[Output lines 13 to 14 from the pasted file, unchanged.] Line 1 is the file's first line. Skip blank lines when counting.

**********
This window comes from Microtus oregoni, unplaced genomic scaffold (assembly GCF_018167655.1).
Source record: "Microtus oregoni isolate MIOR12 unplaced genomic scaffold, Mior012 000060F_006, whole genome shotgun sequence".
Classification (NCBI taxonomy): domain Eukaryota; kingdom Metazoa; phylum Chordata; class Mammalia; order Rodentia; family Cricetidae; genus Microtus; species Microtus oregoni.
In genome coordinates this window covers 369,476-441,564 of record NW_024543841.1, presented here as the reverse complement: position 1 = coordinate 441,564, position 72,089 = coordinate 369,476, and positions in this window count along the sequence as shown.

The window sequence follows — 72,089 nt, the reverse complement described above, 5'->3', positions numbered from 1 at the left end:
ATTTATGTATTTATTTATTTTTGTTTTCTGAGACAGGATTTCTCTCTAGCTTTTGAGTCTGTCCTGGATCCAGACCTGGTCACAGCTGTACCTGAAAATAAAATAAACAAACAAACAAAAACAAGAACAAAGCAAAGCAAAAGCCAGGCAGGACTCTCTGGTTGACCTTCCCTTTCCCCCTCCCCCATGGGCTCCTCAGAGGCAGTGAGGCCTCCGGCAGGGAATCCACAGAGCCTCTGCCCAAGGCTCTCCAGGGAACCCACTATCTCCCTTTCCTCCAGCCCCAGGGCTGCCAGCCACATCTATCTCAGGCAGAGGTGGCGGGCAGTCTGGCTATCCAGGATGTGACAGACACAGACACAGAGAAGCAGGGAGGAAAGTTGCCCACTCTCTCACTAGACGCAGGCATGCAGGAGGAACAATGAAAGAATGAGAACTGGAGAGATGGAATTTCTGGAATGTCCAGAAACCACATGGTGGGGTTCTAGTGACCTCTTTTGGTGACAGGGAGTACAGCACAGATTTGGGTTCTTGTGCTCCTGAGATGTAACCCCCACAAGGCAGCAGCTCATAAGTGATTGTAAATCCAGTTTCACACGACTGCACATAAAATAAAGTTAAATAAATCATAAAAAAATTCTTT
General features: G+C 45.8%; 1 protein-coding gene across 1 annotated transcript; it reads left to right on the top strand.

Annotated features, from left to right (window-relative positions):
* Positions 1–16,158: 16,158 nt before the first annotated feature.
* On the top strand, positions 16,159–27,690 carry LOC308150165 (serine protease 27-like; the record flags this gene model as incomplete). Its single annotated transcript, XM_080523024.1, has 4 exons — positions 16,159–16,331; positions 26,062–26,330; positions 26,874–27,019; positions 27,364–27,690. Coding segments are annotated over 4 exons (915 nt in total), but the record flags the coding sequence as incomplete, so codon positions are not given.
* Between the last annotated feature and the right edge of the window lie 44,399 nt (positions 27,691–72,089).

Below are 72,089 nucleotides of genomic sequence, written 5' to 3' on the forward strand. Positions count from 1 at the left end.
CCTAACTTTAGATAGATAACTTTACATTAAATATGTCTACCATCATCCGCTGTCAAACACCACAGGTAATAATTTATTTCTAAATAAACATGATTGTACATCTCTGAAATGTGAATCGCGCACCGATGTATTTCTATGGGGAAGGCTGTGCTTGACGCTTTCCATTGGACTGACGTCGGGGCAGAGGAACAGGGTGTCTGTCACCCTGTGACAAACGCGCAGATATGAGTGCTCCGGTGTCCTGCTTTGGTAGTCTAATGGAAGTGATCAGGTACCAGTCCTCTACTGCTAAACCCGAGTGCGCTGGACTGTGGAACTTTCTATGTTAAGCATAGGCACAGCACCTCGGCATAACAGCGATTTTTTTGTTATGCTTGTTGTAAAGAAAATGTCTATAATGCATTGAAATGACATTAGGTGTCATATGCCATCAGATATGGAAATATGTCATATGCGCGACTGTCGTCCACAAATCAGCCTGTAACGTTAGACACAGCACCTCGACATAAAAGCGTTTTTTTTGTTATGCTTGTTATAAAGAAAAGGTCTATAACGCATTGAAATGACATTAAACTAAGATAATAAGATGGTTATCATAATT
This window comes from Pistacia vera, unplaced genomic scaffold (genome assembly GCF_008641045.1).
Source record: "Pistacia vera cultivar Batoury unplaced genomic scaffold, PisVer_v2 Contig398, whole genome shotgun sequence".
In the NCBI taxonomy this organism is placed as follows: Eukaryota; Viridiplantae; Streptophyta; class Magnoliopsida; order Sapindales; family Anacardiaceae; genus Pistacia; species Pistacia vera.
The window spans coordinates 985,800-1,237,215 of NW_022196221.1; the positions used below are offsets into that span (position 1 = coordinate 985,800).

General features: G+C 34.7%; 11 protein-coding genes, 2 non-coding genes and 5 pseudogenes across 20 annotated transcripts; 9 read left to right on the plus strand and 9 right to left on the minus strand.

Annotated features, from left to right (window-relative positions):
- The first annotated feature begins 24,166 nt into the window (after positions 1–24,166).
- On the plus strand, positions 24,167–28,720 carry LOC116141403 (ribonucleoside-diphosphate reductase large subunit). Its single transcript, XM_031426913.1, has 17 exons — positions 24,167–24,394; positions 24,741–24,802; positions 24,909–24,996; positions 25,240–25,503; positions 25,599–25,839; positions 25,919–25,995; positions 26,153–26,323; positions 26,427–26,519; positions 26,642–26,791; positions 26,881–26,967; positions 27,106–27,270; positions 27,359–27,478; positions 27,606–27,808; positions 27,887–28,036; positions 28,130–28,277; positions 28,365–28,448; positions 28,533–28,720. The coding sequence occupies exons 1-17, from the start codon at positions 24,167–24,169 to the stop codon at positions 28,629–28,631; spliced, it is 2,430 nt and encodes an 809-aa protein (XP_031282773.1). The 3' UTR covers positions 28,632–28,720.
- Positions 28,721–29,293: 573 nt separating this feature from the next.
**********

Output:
CCTAACTTTAGATAGATAACTTTACATTAAATATGTCTACCATCATCCGCTGTCAAACACCACAGGTAATAATTTATTTCTAAATAAACATGATTGTACATCTCTGAAATGTGAATCGCGCACCGATGTATTTCTATGGGGAAGGCTGTGCTTGACGCTTTCCATTGGACTGACGTCGGGGCAGAGGAACAGGGTGTCTGTCACCCTGTGACAAACGCGCAGATATGAGTGCTCCGGTGTCCTGCTTTGGTAGTCTAATGGAAGTGATCAGGTACCAGTCCTCTACTGCTAAACCCGAGTGCGCTGGACTGTGGAACTTTCTATGTTAAGCATAGGCACAGCACCTCGGCATAACAGCGATTTTTTTGTTATGCTTGTTGTAAAGAAAATGTCTATAATGCATTGAAATGACATTAGGTGTCATATGCCATCAGATATGGAAATATGTCATATGCGCGACTGTCGTCCACAAATCAGCCTGTAACGTTAGACACAGCACCTCGACATAAAAGCGTTTTTTTTGTTATGCTTGTTATAAAGAAAAGGTCTATAACGCATTGAAATGACATTAAACTAAGATAATAAGATGGTTATCATAATT
This window comes from Pistacia vera, unplaced genomic scaffold (genome assembly GCF_008641045.1).